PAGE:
This is a moment to remember! A prince expresses his love to a commoner and proposes marriage, and she turns him down. She wants to make her own place in the world, not spend her life waving to people from the royal box. If there is a choice, she says, “I choose me.”
This is the 21st century Cinderella (after many movie adaptations in the past), in a musical film, written and directed by Kay Cannon, played by a dark-haired, brown-eyed, Cuban-born Camila Cabello, in a comic book world usually populated by white, blonde, blue-eyed Disney princesses. The film is merrily inclusive in other ways too—the fairy godmother is a flamboyant black transgender, Fab G, played by Billy Porter and one of the mice is called Romesh, played by Romesh Ranganathan.
Ella, called Cinderella by her not-so-wicked stepmother Vivian (Idina Menzel) and stepsisters, has been banished to the basement, where she has mice as friends, works on her fashion designs and hopes to have her own boutique–Dresses by Ella– some day. In an era when women were not supposed to be anything but homemakers, even Vivian has a back story—she wanted to be a pianist, but her husband forbade it. So she exhorts her daughters to marry rich.
Prince Robert (Nicholas Galitzine) has no interest in the crown, he refuses a match that would expand his father King Rowan’s (Pierce Brosnan) territory. The King himself had made such a match with Queen Beatrice (Minnie Driver), and now keeps sneakily raising the height of his throne next to hers. Robert is known throughout the kingdom as the king’s “idiot son”, but the system is such that he would succeed Rowan anyway, even though his sister Gwen (Tallulah Greive) is far more suited to rule, with her ideas for green energy and low cost housing.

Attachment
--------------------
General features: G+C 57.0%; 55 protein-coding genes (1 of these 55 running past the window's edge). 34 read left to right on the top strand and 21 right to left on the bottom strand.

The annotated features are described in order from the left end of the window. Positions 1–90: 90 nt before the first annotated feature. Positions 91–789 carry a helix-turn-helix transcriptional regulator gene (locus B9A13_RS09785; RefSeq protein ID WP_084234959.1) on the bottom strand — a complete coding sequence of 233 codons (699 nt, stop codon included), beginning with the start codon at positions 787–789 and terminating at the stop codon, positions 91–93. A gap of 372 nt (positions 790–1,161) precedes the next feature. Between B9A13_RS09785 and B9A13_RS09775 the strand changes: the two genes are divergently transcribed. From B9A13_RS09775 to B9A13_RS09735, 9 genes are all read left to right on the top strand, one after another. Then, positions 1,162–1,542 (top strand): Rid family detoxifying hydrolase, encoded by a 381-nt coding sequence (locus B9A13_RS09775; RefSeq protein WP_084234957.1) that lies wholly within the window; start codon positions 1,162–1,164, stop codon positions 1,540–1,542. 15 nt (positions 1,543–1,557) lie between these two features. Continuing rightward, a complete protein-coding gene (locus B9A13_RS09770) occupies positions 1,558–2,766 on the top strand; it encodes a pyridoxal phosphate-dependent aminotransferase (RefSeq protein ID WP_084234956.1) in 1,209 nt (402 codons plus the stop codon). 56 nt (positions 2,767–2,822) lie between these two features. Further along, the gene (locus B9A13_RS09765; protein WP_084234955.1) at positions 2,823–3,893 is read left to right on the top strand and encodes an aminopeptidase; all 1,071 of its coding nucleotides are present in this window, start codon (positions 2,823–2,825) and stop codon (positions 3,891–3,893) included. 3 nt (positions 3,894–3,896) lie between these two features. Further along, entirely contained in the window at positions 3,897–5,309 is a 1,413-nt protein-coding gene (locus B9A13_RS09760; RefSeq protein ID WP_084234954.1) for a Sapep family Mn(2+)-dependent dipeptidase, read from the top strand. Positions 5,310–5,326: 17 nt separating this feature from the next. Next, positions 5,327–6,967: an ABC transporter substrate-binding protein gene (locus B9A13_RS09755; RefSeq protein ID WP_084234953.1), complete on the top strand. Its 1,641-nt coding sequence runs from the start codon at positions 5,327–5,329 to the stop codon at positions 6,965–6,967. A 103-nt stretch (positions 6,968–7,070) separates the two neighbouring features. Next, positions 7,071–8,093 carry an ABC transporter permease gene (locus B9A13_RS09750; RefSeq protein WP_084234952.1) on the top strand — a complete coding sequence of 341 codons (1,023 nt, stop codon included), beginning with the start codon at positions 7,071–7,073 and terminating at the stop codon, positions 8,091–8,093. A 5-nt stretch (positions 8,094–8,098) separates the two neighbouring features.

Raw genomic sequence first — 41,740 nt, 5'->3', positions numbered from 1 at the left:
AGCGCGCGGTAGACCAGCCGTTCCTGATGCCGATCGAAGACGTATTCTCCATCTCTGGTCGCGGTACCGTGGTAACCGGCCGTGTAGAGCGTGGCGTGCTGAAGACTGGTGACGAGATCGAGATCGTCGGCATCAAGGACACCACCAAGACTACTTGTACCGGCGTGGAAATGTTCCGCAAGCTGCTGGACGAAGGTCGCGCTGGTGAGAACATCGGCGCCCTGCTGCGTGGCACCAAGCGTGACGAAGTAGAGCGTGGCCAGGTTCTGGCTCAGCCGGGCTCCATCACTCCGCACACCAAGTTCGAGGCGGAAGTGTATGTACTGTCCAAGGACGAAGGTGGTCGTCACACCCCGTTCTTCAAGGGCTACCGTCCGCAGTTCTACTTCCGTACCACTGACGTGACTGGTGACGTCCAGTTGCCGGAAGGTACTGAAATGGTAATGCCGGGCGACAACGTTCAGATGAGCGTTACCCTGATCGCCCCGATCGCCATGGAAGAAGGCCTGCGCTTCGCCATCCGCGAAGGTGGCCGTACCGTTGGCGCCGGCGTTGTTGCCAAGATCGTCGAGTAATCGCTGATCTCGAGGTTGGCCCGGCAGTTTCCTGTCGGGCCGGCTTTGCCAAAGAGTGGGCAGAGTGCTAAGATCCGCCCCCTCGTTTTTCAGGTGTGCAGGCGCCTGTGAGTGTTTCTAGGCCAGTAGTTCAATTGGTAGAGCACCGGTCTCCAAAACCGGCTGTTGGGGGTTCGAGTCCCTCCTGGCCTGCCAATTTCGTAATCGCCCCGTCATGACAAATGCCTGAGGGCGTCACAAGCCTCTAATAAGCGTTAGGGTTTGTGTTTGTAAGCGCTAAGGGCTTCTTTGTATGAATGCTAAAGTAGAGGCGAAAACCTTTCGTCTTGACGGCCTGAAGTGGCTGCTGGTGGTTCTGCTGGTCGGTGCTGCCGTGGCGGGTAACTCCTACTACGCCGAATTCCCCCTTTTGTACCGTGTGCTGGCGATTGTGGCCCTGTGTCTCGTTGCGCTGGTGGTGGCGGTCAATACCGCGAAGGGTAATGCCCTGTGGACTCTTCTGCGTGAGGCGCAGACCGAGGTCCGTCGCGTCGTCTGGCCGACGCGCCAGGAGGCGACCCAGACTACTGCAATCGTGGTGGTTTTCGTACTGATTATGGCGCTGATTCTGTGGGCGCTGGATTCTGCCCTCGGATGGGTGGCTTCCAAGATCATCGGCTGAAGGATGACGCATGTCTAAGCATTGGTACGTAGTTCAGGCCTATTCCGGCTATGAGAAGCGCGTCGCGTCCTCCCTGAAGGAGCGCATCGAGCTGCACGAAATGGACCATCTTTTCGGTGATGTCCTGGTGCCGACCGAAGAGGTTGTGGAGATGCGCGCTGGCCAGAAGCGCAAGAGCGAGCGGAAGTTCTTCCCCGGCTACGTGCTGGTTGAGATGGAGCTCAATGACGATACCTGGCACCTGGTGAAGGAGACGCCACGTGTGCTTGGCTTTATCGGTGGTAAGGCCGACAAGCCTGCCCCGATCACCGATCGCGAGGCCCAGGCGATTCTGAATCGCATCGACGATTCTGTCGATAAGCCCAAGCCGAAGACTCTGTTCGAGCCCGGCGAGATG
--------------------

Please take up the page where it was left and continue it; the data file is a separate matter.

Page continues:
When Robert first claps his eyes on Ella, she has clambered up the King’s statue to have a better look at the royal family and when Rowan yells at her to come down at once, she cheekily says he should build bleachers for short people. Robert is smitten by her beauty and fearlessness, goes incognito to look for her and finds her in the market square trying to sell a gown she has made and being berated by the townsfolk. Whoever heard of a female businessman! Robert buys the gown and also invites her to the ball that his parents have planned to find him a bride. When she shows no inclination towards marrying the prince, he tempts her with possible buyers for her creations.
Vivian and her daughters dress up for the ball, one of them looks in the mirror and wonders if she looks pretty, Ella kindly tells her, “What matters is how you feel when you look in the mirror.”
Ella’s dress is ruined by Vivian flinging ink at it; a caterpillar that Ella has been nurturing turns into a butterfly and Fab G appears with a magic wand to organize a gown, carriage, footmen and glass shoes for her. When Ella complains that the shoes are uncomfortable, Fab G quips that even magic has its limitations. (In a quick glimpse of the future, one of the outfits Fab G tries on her is a blue power suit.)
The clock strikes midnight, Ella runs from the ball after making an appointment with a visiting Queen Tatiana who wants her to design her wardrobe; she flings one of the shoes at a pursuer and escapes.
The fairy tale that we read as kids has the prince send his minions across the kingdom to find the woman whose foot fits the shoe and women desperately cut their feet to fit. In this film, the prince actually has a woman slam the door in his face with a “not interested.”